Maintaining the utility of devalued and tokenized data is almost as important as desensitizing it and removing it from your environment in the first place. This functionality is a cornerstone of the TokenEx platform and our Transparent Gateway solution, which enables our customers to share the sensitive data they’ve tokenized, such as a credit card primary account number (PAN), with third-party payment service providers (PSPs) and other desired endpoints.
Occasionally, our customers work with payment processors whose APIs require a hash parameter to ensure the integrity and authenticity of the API requests, complicating what typically would be a simple integration. In short, a hash is a one-way function that produces a unique string based on the original input value, similar to the way a fingerprint is used to identify an individual. If two hashes are the same, that means the two inputs are also the same. This allows entities to confirm that a value, such as the body of an API request, hasn’t been modified. Here’s how a hash is used to verify the integrity of an API call:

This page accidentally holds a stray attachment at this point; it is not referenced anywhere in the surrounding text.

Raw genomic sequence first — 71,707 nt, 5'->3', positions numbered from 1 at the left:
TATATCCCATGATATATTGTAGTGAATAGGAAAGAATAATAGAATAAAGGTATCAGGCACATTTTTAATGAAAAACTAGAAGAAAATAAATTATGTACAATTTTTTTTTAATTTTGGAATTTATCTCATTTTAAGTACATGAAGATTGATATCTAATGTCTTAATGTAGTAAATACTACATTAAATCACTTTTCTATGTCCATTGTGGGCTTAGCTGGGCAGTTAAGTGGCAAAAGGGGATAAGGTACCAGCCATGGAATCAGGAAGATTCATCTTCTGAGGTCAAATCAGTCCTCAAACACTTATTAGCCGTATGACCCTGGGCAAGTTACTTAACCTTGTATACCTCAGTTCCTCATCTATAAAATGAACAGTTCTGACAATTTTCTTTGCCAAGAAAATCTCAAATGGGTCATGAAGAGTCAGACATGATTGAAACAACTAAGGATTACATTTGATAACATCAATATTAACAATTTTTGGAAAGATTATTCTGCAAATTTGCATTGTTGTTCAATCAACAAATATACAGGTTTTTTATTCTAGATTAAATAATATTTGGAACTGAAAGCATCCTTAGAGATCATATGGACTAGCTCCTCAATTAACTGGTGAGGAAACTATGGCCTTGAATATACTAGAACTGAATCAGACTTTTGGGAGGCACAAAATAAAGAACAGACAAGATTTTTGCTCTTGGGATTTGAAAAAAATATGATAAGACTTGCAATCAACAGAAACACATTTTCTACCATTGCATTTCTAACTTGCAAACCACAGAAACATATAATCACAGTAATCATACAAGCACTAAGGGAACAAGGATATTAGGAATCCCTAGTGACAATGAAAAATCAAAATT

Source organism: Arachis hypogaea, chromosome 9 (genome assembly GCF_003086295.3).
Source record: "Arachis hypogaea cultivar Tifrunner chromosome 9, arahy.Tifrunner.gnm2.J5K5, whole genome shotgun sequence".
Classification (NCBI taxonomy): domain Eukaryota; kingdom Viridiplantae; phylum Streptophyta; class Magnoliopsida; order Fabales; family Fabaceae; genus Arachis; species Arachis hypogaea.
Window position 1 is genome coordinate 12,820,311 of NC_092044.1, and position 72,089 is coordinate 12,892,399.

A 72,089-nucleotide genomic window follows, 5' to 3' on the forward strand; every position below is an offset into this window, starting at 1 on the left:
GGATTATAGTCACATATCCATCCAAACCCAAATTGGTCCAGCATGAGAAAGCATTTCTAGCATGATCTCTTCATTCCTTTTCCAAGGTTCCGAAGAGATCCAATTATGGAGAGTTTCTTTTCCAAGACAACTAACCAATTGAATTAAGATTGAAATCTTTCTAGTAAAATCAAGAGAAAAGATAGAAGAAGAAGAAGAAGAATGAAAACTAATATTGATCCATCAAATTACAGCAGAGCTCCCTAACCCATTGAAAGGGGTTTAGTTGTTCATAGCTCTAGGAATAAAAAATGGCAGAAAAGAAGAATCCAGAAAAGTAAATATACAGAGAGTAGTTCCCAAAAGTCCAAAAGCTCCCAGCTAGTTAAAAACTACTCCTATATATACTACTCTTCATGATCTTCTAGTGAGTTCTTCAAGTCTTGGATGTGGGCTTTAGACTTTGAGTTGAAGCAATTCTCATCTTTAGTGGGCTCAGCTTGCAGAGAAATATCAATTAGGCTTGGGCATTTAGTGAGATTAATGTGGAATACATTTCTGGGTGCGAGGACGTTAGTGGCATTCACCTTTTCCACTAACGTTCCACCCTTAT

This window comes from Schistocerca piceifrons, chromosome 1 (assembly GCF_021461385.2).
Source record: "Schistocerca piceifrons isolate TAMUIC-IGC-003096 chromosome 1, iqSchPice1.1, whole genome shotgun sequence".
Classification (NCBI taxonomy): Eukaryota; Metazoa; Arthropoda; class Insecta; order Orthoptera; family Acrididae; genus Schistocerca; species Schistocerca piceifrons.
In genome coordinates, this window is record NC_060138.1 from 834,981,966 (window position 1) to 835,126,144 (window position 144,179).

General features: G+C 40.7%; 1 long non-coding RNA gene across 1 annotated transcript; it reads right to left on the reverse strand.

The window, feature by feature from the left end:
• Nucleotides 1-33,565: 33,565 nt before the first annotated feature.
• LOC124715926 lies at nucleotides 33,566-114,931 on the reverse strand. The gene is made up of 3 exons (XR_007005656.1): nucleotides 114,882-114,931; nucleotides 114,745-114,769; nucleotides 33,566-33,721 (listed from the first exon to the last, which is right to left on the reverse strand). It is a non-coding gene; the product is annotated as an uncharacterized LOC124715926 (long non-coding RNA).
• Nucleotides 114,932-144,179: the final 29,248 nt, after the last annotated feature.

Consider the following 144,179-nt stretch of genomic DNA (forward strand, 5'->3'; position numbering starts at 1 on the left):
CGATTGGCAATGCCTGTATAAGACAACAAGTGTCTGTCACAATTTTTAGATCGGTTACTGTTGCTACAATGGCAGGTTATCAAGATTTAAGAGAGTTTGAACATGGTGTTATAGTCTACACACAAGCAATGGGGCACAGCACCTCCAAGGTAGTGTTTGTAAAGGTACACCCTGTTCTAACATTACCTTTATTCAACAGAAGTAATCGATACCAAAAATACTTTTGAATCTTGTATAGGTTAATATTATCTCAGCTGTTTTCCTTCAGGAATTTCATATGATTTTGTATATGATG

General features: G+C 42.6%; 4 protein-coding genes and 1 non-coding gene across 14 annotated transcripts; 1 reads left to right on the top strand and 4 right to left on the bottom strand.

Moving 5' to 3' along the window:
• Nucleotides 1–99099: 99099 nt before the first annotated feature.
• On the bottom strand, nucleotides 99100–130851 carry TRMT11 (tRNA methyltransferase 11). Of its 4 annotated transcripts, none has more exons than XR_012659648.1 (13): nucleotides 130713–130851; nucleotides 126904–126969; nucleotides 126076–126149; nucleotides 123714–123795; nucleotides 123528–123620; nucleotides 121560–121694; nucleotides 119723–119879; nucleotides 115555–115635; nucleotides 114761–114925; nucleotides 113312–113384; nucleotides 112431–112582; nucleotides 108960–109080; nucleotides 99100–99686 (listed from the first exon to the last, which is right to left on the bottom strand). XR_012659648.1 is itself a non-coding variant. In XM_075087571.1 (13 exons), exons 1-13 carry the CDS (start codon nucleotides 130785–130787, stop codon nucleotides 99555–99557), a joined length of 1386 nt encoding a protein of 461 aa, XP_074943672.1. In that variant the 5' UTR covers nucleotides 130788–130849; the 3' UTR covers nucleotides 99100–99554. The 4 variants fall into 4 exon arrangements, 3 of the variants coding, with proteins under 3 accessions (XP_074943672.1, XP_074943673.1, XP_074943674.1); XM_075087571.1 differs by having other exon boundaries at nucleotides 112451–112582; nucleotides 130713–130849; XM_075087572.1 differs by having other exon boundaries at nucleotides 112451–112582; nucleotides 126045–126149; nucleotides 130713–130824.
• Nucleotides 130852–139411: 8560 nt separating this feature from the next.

- Company A is using Company B’s API service, and Company B wants to authenticate the user of its API (make sure Company A is actually Company A, not an attacker that intercepted the message or is pretending to be Company A).
- Company A hashes its API request and includes that hash as a parameter in the request. When Company B receives the request, it will also hash the request and compare what it gets to the hash parameter provided by Company A.
- If Company A is who it says it is, the hashes should match.
During a Transparent Gateway API call, this process is altered slightly. Because TokenEx replaces a token with the original data, such as the credit card PAN, a hash of the API request generated by our customer (Company A) would be different from a hash generated by the receiving payment processor (Company B), causing the hash-verification process to fail.
One of the strengths of the TokenEx platform is our continuing innovation in support of our customers’ business needs. As a result of this flexibility and ongoing product development, we recently enhanced the Transparent Gateway to generate a hash of an API request after we have detokenized it. We then return this hash of the detokenized request to our customers so they can include it as the hash parameter in the subsequent payment transaction. The result: nearly seamless integration supportive of PSPs requiring hash parameters to access their API services.